(1)   Some psychologists suggest there are two kinds of intelligence.

(a)    FLUID INTELLIGENCE is the ability to deal with new problems and situations.

(b)   CRYSTALLIZED INTELLIGENCE is the store of information, skills, and strategies that people have acquired through education and prior experiences, and through their previous use of fluid intelligence.

(2)   Howard Gardner suggests there are eight distinct intelligences.

(a)   Musical intelligence

(b)   Bodily kinesthetic intelligence

(c)    Logical mathematical intelligence

(d)   Linguistic intelligence

(e)    Spatial intelligence

(f)     Interpersonal intelligence

(g)   Intrapersonal intelligence

(h)   Naturalist intelligence

(3)   Vygotsky suggests that to assess intelligence, we should look not only at those cognitive processes that are fully developed, but at those that are currently being developed as well.

(4)   Robert Sternberg developed the TRIARCHIC THEORY OF INTELLIGENCE, which states that intelligence consists of three aspects of information processing: componential, experiential, and contextual.

(a)    The componential element reflects how people process and analyze information.

(i)     infer relationships between parts

(ii)   solve problems

(iii) evaluate solutions

(iv) score highest on traditional IQ tests

(b)   The experiential element is the insightful component.

(i)     compare new information to what is already known

(ii)   can combine and relate facts in novel and creative ways

(c)    The contextual deals with practical intelligence - the demands of everyday environment.

3.      The question of how to interpret differences between intelligence scores of different cultural groups is a major controversy.

4.      If intelligence is primarily determined by heredity and largely fixed at birth, attempts to alter intelligence will not be successful.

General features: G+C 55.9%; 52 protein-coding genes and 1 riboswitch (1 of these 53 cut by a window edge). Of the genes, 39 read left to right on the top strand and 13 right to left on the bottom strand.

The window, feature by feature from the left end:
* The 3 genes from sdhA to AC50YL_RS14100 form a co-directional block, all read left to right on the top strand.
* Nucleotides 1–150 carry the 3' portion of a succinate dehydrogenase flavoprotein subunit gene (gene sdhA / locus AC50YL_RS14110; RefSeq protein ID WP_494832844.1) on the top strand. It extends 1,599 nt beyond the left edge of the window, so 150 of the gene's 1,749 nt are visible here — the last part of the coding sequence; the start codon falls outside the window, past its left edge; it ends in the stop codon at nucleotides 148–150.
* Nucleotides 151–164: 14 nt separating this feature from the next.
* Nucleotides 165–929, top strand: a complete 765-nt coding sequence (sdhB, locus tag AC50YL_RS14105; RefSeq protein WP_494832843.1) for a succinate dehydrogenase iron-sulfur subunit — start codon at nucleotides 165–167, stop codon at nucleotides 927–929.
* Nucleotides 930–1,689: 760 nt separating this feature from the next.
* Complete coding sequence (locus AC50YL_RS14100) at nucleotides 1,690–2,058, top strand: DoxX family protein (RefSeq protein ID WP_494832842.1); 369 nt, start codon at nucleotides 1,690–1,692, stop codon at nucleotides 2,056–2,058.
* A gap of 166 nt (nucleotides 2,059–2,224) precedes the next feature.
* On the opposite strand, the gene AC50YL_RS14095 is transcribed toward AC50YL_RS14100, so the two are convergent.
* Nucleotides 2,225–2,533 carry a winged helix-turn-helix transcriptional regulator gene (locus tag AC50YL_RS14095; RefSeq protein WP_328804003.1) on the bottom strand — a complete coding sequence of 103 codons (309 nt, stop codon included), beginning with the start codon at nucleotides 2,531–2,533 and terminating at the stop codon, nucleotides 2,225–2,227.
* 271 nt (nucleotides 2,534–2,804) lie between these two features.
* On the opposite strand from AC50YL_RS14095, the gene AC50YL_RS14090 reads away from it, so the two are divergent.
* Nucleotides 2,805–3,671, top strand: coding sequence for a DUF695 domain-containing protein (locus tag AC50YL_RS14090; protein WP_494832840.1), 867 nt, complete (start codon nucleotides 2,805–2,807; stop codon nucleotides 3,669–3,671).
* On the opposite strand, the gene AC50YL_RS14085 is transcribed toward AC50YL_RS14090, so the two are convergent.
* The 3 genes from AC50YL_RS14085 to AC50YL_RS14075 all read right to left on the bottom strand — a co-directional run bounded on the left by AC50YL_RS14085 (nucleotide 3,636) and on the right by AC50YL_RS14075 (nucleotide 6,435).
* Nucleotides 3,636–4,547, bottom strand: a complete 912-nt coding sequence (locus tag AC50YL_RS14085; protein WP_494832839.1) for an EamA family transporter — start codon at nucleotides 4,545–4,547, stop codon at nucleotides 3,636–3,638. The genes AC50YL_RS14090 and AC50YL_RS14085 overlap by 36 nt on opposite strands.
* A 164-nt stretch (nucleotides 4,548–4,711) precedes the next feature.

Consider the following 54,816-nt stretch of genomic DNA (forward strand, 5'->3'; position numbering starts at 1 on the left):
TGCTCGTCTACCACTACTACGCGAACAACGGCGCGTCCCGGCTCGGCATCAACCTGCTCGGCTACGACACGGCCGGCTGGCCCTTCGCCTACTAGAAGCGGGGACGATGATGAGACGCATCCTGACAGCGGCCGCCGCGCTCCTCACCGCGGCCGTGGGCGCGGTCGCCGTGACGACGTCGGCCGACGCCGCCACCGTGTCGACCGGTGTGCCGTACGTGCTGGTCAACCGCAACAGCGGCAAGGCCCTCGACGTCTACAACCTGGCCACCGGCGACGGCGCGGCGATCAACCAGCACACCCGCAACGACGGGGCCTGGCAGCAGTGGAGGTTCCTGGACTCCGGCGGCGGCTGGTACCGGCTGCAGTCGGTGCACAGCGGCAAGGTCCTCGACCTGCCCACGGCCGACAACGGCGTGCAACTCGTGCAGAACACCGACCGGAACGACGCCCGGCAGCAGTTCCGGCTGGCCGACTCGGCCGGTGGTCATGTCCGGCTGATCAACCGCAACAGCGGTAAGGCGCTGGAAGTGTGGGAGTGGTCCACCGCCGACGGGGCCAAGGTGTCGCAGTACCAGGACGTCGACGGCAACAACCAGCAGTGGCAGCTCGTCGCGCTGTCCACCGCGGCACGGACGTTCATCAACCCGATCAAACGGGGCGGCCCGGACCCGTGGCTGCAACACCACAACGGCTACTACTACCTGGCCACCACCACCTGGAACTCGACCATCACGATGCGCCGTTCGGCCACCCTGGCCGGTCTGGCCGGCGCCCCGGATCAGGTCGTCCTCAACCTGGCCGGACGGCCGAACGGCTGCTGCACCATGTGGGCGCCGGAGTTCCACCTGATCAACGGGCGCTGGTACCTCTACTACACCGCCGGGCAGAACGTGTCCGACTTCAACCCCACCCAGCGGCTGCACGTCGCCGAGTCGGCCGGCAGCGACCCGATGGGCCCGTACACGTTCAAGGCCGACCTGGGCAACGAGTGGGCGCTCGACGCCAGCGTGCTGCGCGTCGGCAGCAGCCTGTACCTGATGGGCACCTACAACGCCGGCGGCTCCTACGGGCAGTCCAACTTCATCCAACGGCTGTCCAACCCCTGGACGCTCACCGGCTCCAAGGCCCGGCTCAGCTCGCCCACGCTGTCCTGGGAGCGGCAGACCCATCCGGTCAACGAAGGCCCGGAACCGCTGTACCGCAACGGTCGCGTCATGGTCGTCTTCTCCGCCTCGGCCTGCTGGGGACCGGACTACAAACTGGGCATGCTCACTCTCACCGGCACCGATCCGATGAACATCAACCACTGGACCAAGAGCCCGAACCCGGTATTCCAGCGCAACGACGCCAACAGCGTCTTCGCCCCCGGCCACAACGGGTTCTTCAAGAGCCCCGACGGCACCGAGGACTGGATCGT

5.      If intelligence is largely environmentally determined, modifying social conditions is a promising strategy for increasing intelligence.

a)      Herrnstein and Murray, in the book The Bell Curve, argue that IQ is primarily inherited.

b)      Most developmentalists disagree with The Bell Curve, believing that cultural and social minority groups may score lower due to the nature of the tests themselves.

G.     Below and Above Intelligence Norms:  Mental Retardation and the Intellectually Gifted

1.      In 1975, Public Law 94-142, called the Education for All Handicapped Children Act, was enacted.

a)      It ensured that children with special needs be put in the LEAST RESTRICTIVE ENVIRONMENT, the setting that is most similar to that of children without special needs.

b)      This act came to be called MAINSTREAMING, an educational approach in which exceptional children are integrated to the extent possible in the traditional educational system and are provided with a broad range of educational alternatives.

(1)   Research failed to discern any advantages for special needs children placed in separate, rather than regular classrooms.

(2)   The labeling of students relegated to special classrooms often produced negative expectations and self-concepts.